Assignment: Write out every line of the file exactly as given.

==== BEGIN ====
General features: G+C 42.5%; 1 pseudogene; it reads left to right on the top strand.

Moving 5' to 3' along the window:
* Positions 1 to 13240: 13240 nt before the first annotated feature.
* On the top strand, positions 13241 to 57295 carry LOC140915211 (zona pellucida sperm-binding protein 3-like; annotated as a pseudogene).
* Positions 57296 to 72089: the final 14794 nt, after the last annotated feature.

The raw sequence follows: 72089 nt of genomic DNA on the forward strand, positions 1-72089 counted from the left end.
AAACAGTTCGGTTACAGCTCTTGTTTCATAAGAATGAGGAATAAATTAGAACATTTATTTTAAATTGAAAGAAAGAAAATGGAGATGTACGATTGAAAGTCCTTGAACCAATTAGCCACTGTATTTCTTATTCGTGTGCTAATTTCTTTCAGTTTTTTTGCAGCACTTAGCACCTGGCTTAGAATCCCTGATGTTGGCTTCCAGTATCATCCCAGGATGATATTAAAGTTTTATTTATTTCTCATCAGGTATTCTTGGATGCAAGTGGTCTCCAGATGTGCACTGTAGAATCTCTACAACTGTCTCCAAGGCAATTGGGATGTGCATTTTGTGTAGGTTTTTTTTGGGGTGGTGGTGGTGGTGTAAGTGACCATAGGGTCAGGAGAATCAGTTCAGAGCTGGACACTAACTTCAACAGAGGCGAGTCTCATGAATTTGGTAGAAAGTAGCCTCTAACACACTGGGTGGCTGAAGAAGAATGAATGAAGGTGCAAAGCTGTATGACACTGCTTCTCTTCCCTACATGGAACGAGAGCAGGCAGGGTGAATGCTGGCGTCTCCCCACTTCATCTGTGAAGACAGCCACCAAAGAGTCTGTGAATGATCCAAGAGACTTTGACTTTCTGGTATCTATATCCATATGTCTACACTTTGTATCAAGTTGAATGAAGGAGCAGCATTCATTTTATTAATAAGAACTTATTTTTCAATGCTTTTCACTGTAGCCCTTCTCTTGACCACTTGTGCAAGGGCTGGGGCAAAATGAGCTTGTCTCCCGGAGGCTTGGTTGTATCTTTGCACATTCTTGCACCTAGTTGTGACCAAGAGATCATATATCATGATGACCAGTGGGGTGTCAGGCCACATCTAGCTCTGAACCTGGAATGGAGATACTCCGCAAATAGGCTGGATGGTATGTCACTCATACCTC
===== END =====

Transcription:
General features: G+C 42.5%; 1 pseudogene; it reads left to right on the top strand.

Moving 5' to 3' along the window:
* Positions 1 to 13240: 13240 nt before the first annotated feature.
* On the top strand, positions 13241 to 57295 carry LOC140915211 (zona pellucida sperm-binding protein 3-like; annotated as a pseudogene).
* Positions 57296 to 72089: the final 14794 nt, after the last annotated feature.

The raw sequence follows: 72089 nt of genomic DNA on the forward strand, positions 1-72089 counted from the left end.
AAACAGTTCGGTTACAGCTCTTGTTTCATAAGAATGAGGAATAAATTAGAACATTTATTTTAAATTGAAAGAAAGAAAATGGAGATGTACGATTGAAAGTCCTTGAACCAATTAGCCACTGTATTTCTTATTCGTGTGCTAATTTCTTTCAGTTTTTTTGCAGCACTTAGCACCTGGCTTAGAATCCCTGATGTTGGCTTCCAGTATCATCCCAGGATGATATTAAAGTTTTATTTATTTCTCATCAGGTATTCTTGGATGCAAGTGGTCTCCAGATGTGCACTGTAGAATCTCTACAACTGTCTCCAAGGCAATTGGGATGTGCATTTTGTGTAGGTTTTTTTTGGGGTGGTGGTGGTGGTGTAAGTGACCATAGGGTCAGGAGAATCAGTTCAGAGCTGGACACTAACTTCAACAGAGGCGAGTCTCATGAATTTGGTAGAAAGTAGCCTCTAACACACTGGGTGGCTGAAGAAGAATGAATGAAGGTGCAAAGCTGTATGACACTGCTTCTCTTCCCTACATGGAACGAGAGCAGGCAGGGTGAATGCTGGCGTCTCCCCACTTCATCTGTGAAGACAGCCACCAAAGAGTCTGTGAATGATCCAAGAGACTTTGACTTTCTGGTATCTATATCCATATGTCTACACTTTGTATCAAGTTGAATGAAGGAGCAGCATTCATTTTATTAATAAGAACTTATTTTTCAATGCTTTTCACTGTAGCCCTTCTCTTGACCACTTGTGCAAGGGCTGGGGCAAAATGAGCTTGTCTCCCGGAGGCTTGGTTGTATCTTTGCACATTCTTGCACCTAGTTGTGACCAAGAGATCATATATCATGATGACCAGTGGGGTGTCAGGCCACATCTAGCTCTGAACCTGGAATGGAGATACTCCGCAAATAGGCTGGATGGTATGTCACTCATACCTC